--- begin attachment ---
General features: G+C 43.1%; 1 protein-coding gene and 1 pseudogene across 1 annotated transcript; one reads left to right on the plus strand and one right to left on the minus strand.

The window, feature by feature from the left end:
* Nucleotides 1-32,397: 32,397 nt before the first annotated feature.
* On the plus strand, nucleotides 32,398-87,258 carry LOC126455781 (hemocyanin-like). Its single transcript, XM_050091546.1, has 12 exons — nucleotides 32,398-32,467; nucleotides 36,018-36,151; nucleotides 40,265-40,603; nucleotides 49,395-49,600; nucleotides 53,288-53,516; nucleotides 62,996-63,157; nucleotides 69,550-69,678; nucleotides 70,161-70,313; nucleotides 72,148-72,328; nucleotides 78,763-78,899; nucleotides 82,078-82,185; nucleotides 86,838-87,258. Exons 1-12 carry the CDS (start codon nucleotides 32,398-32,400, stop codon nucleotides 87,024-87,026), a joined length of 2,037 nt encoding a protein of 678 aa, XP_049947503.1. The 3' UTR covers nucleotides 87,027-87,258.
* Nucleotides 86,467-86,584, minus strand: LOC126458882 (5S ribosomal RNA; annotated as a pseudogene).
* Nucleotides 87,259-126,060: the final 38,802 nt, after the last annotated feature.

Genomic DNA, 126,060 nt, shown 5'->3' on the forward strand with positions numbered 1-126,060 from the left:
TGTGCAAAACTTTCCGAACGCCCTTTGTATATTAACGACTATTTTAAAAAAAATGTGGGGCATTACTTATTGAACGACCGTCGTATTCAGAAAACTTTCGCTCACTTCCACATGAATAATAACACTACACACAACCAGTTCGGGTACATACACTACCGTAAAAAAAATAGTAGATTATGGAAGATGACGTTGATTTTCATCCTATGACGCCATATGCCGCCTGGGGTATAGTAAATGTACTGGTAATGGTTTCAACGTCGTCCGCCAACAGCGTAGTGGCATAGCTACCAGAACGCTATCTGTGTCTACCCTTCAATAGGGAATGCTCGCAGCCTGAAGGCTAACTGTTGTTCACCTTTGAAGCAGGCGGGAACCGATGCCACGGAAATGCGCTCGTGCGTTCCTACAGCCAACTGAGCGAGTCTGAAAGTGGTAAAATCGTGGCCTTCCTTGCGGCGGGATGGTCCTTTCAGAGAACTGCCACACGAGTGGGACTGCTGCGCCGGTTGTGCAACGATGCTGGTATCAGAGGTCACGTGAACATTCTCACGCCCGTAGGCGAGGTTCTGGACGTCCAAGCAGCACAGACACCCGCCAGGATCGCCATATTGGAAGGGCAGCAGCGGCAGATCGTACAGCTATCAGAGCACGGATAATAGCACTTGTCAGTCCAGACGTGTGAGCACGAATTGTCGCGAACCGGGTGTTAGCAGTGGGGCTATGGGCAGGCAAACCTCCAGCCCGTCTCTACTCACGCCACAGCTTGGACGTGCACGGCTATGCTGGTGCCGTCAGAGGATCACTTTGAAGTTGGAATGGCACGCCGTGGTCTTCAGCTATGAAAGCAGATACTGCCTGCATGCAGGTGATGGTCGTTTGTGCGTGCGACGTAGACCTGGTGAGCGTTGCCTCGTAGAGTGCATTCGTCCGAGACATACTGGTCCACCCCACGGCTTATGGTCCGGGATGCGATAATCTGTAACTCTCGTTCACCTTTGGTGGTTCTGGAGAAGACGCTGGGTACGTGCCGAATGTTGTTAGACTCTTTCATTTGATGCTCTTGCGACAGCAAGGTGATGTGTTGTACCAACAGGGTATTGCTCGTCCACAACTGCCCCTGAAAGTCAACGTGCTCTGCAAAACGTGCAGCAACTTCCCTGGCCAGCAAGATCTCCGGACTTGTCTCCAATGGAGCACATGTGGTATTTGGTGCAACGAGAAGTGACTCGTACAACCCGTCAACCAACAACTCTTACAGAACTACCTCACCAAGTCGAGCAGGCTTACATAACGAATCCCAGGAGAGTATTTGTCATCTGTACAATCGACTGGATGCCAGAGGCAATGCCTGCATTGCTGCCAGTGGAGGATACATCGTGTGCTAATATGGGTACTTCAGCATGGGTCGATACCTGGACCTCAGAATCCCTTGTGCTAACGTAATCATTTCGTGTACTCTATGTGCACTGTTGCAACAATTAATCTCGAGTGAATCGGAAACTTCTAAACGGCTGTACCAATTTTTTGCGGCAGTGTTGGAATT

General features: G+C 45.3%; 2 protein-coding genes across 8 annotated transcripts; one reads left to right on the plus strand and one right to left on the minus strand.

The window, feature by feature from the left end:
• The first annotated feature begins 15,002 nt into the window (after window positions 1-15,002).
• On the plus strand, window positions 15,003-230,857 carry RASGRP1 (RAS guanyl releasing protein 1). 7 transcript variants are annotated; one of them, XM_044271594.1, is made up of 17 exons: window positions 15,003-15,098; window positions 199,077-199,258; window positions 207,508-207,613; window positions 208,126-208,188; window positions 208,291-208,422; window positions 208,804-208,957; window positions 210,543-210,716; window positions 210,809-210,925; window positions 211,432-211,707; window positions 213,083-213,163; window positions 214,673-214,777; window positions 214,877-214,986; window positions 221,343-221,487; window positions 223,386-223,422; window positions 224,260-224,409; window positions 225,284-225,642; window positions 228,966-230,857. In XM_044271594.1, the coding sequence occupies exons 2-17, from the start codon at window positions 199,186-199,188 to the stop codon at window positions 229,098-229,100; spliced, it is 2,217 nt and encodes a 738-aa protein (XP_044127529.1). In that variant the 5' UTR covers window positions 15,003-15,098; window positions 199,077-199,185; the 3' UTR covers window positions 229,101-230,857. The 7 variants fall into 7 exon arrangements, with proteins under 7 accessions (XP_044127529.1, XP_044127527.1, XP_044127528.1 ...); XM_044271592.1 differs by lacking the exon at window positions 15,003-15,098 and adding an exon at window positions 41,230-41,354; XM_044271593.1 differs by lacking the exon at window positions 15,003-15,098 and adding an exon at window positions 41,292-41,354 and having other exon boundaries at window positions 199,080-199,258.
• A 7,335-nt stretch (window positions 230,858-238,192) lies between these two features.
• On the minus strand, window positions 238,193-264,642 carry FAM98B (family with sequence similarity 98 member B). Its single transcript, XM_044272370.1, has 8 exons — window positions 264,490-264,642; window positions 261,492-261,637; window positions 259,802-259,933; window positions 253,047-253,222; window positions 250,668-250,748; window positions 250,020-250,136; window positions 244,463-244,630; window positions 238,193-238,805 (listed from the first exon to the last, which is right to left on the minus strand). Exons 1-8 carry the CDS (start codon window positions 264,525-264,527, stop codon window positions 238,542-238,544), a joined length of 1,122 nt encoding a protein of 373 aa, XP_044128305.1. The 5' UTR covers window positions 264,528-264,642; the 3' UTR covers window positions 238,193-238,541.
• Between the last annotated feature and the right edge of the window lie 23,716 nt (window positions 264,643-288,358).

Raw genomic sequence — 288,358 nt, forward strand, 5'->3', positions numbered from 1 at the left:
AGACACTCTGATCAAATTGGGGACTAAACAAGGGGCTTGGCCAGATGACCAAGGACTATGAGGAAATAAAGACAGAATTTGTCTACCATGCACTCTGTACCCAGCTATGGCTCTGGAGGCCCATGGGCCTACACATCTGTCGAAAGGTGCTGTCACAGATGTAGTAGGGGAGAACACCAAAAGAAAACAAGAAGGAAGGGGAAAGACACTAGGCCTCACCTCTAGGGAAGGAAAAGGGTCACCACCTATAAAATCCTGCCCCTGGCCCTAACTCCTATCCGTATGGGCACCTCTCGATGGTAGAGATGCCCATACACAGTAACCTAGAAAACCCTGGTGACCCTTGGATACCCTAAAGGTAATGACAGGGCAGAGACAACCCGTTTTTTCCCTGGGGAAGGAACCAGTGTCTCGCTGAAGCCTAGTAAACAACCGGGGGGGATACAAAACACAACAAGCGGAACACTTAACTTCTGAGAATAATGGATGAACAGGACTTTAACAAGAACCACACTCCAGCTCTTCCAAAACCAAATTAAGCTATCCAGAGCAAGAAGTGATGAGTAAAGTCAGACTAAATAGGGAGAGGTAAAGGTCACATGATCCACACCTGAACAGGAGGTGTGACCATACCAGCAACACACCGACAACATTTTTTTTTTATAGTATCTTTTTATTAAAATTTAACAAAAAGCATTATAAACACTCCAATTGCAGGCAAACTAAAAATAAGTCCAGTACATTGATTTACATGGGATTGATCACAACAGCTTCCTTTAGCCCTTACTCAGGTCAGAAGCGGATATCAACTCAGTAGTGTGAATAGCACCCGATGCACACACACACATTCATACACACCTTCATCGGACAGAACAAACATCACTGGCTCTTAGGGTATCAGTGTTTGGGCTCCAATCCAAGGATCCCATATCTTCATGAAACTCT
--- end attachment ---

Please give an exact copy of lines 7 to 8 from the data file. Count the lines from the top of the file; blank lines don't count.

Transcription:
Genomic DNA, 126,060 nt, shown 5'->3' on the forward strand with positions numbered 1-126,060 from the left:
TGTGCAAAACTTTCCGAACGCCCTTTGTATATTAACGACTATTTTAAAAAAAATGTGGGGCATTACTTATTGAACGACCGTCGTATTCAGAAAACTTTCGCTCACTTCCACATGAATAATAACACTACACACAACCAGTTCGGGTACATACACTACCGTAAAAAAAATAGTAGATTATGGAAGATGACGTTGATTTTCATCCTATGACGCCATATGCCGCCTGGGGTATAGTAAATGTACTGGTAATGGTTTCAACGTCGTCCGCCAACAGCGTAGTGGCATAGCTACCAGAACGCTATCTGTGTCTACCCTTCAATAGGGAATGCTCGCAGCCTGAAGGCTAACTGTTGTTCACCTTTGAAGCAGGCGGGAACCGATGCCACGGAAATGCGCTCGTGCGTTCCTACAGCCAACTGAGCGAGTCTGAAAGTGGTAAAATCGTGGCCTTCCTTGCGGCGGGATGGTCCTTTCAGAGAACTGCCACACGAGTGGGACTGCTGCGCCGGTTGTGCAACGATGCTGGTATCAGAGGTCACGTGAACATTCTCACGCCCGTAGGCGAGGTTCTGGACGTCCAAGCAGCACAGACACCCGCCAGGATCGCCATATTGGAAGGGCAGCAGCGGCAGATCGTACAGCTATCAGAGCACGGATAATAGCACTTGTCAGTCCAGACGTGTGAGCACGAATTGTCGCGAACCGGGTGTTAGCAGTGGGGCTATGGGCAGGCAAACCTCCAGCCCGTCTCTACTCACGCCACAGCTTGGACGTGCACGGCTATGCTGGTGCCGTCAGAGGATCACTTTGAAGTTGGAATGGCACGCCGTGGTCTTCAGCTATGAAAGCAGATACTGCCTGCATGCAGGTGATGGTCGTTTGTGCGTGCGACGTAGACCTGGTGAGCGTTGCCTCGTAGAGTGCATTCGTCCGAGACATACTGGTCCACCCCACGGCTTATGGTCCGGGATGCGATAATCTGTAACTCTCGTTCACCTTTGGTGGTTCTGGAGAAGACGCTGGGTACGTGCCGAATGTTGTTAGACTCTTTCATTTGATGCTCTTGCGACAGCAAGGTGATGTGTTGTACCAACAGGGTATTGCTCGTCCACAACTGCCCCTGAAAGTCAACGTGCTCTGCAAAACGTGCAGCAACTTCCCTGGCCAGCAAGATCTCCGGACTTGTCTCCAATGGAGCACATGTGGTATTTGGTGCAACGAGAAGTGACTCGTACAACCCGTCAACCAACAACTCTTACAGAACTACCTCACCAAGTCGAGCAGGCTTACATAACGAATCCCAGGAGAGTATTTGTCATCTGTACAATCGACTGGATGCCAGAGGCAATGCCTGCATTGCTGCCAGTGGAGGATACATCGTGTGCTAATATGGGTACTTCAGCATGGGTCGATACCTGGACCTCAGAATCCCTTGTGCTAACGTAATCATTTCGTGTACTCTATGTGCACTGTTGCAACAATTAATCTCGAGTGAATCGGAAACTTCTAAACGGCTGTACCAATTTTTTGCGGCAGTGTTGGAATT